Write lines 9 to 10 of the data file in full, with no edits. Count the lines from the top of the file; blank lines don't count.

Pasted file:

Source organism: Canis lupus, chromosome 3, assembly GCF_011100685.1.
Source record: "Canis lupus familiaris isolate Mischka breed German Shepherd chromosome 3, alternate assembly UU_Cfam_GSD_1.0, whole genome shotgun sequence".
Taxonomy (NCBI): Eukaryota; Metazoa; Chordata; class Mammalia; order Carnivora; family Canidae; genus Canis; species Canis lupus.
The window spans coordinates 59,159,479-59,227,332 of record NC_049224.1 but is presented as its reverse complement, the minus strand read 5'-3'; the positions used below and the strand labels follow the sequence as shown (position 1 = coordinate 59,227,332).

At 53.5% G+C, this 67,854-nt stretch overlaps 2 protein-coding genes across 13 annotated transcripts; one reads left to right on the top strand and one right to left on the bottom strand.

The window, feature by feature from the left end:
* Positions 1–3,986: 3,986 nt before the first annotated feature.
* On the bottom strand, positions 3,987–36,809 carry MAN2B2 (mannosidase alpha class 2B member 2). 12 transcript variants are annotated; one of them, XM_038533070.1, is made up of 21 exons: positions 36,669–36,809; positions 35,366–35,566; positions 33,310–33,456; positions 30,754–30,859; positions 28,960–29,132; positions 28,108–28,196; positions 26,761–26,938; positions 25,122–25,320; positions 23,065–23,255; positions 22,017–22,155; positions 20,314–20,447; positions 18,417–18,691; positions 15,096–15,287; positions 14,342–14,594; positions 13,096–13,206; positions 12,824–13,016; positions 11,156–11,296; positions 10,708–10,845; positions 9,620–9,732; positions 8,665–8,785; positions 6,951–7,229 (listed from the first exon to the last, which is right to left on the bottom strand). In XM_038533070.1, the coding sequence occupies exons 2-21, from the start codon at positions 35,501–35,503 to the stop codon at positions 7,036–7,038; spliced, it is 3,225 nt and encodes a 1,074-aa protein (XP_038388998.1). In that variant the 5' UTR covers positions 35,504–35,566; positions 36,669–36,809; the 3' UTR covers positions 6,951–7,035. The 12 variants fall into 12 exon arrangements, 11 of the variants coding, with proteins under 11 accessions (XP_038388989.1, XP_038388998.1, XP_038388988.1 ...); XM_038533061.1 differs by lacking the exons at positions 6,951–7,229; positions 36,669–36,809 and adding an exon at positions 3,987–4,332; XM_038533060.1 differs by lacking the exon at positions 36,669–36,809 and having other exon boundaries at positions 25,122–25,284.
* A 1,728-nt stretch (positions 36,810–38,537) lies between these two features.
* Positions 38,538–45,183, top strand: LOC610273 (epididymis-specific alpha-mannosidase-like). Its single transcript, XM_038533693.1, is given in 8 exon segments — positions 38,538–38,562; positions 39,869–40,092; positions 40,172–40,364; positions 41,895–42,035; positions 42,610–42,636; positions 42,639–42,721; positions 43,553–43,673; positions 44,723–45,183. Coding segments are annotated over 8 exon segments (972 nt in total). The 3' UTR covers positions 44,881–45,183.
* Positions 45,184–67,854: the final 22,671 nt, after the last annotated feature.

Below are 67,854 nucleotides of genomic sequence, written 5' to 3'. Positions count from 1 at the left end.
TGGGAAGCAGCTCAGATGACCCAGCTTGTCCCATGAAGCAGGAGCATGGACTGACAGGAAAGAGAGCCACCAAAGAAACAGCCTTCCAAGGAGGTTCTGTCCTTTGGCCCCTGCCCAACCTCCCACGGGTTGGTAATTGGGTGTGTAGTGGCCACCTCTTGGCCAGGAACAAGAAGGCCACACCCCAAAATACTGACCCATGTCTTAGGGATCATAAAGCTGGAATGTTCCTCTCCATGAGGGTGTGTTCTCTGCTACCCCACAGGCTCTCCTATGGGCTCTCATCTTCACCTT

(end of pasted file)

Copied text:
* A 1,728-nt stretch (positions 36,810–38,537) lies between these two features.
* Positions 38,538–45,183, top strand: LOC610273 (epididymis-specific alpha-mannosidase-like). Its single transcript, XM_038533693.1, is given in 8 exon segments — positions 38,538–38,562; positions 39,869–40,092; positions 40,172–40,364; positions 41,895–42,035; positions 42,610–42,636; positions 42,639–42,721; positions 43,553–43,673; positions 44,723–45,183. Coding segments are annotated over 8 exon segments (972 nt in total). The 3' UTR covers positions 44,881–45,183.